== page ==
The Enduring Truths of Marketplace Lending
When 2016 began, we had a sense that this year would be different, that the monotonically upward trend buoying the growth of marketplace lending would likely become choppier and more uncertain. We knew surprises were in store, but the events of the past few weeks have defied prediction. Last Monday, observers of financial technology and the broader market awoke to news of the resignation of LendingClub’s CEO. This happened less than a week after the announcement of layoffs at Prosper. A string of closely clustered “bad news” stories has prompted some to ask whether this is an indication that marketplace lending was overhyped or some sort of naïve misadventure. In our opinion, that point of view could not be farther from the truth.
Periods of unrest often cause people to lose sight of the bigger picture, but it’s worth remembering that any transformative movement will go through times of uncertainty and fluctuation. Despite the market’s recent turmoil, the core principles, long-term trends, and technology-driven reinvention that inspired us to enter this market still endure. At a time like this, let’s examine some enduring truths – the important points that have generated enthusiasm for the industry thus far and will also power its growth well into the future.
The “unbundling” effect seen in all industries touched by the internet is reshaping banking as well. Gone are the days when a customer would automatically choose to apply for a mortgage from the same bank at which he maintained his checking account. At one point, the switching costs of evaluating another bank’s products, rates, and services posed a formidable barrier to competition. In reality, banks may have mistaken customer inertia for customer loyalty. There’s no turning back from the fact that the internet gives unprecedented choice to consumers of all types of services, and businesses need to work harder than ever to attract or retain them.
Large banks are great at certain things: managing vast amounts of capital, mass distribution of financial products and transactions, and navigating an ever-expanding web of regulation. However, most banks have shown less aptitude for areas such as customer experience, personalization, technological flexibility, and ability to issue small-dollar loans. Unbundling means that consumer-oriented companies who create excellent customer experiences, make decisions quickly, and are nimble in their use of technology can do what they are best at while also using the best talents of banks to their advantage.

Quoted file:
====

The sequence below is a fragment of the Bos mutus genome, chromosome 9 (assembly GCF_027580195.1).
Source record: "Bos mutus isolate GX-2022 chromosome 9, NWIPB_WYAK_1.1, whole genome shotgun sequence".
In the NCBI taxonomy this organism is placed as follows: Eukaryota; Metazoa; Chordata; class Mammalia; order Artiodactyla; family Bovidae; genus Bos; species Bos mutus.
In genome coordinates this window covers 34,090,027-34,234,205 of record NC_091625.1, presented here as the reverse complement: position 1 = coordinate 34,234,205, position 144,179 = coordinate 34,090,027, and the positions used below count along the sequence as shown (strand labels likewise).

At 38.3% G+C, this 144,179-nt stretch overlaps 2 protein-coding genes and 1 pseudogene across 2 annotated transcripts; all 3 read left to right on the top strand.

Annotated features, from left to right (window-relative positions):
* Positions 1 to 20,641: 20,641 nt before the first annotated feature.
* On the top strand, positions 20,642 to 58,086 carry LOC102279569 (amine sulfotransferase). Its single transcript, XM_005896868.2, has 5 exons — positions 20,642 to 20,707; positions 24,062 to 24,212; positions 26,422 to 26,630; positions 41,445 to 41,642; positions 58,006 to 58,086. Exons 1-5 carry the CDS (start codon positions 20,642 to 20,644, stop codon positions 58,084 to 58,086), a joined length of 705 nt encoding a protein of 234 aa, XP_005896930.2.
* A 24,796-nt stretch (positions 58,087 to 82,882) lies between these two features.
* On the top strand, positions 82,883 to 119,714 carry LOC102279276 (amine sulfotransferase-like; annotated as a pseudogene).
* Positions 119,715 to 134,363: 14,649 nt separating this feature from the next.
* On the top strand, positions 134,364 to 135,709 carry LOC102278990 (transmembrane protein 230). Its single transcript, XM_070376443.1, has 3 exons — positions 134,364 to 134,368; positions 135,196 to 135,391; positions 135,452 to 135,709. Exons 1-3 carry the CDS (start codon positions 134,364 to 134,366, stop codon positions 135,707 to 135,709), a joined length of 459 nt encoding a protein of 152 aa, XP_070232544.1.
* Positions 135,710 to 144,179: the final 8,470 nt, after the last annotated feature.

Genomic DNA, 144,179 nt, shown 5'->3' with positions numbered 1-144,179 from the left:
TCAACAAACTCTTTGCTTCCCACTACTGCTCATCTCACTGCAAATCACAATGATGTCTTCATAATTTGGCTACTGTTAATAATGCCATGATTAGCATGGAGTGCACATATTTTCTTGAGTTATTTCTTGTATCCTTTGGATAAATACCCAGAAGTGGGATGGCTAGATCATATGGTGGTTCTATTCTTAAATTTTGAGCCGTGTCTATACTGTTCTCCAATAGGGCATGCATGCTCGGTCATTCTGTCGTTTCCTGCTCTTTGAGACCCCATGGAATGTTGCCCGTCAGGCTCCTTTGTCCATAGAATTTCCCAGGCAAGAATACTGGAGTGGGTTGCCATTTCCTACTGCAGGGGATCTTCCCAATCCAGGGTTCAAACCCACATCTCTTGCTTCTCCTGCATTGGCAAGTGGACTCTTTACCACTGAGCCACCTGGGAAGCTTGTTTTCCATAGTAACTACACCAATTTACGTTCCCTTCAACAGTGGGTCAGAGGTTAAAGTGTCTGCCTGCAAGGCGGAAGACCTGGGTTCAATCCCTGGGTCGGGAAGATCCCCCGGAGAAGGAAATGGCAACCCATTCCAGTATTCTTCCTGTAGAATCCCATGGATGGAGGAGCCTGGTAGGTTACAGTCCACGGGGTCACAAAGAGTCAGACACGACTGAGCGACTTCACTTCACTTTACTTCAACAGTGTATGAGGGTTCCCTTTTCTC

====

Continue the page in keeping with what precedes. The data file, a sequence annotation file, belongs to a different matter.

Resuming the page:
The leading originators in online consumer and business lending are no-longer mere “tech startups”. They are major providers of financial services and fixtures in peoples’ lives. In 2015, online marketplace lending platforms were responsible for approximately 24% of personal loans in the United States. LendingClub alone has issued over 1.5 million unique loans, totaling over $18 billion. OnDeck has provided over $4 billion in capital to small businesses. Prosper has provided over $6 billion to consumers.
These are customers who may have not had access to capital if not for these online lenders or who would have otherwise had to obtain capital at a higher rate or on worse terms. In a world where stories are easily shared and customers have more choice than ever, companies who provide great value on great terms will be rewarded with growth and market share. By and large, online marketplace lenders have raised the bar considerably.
Long-Term Stability of Consumer Credit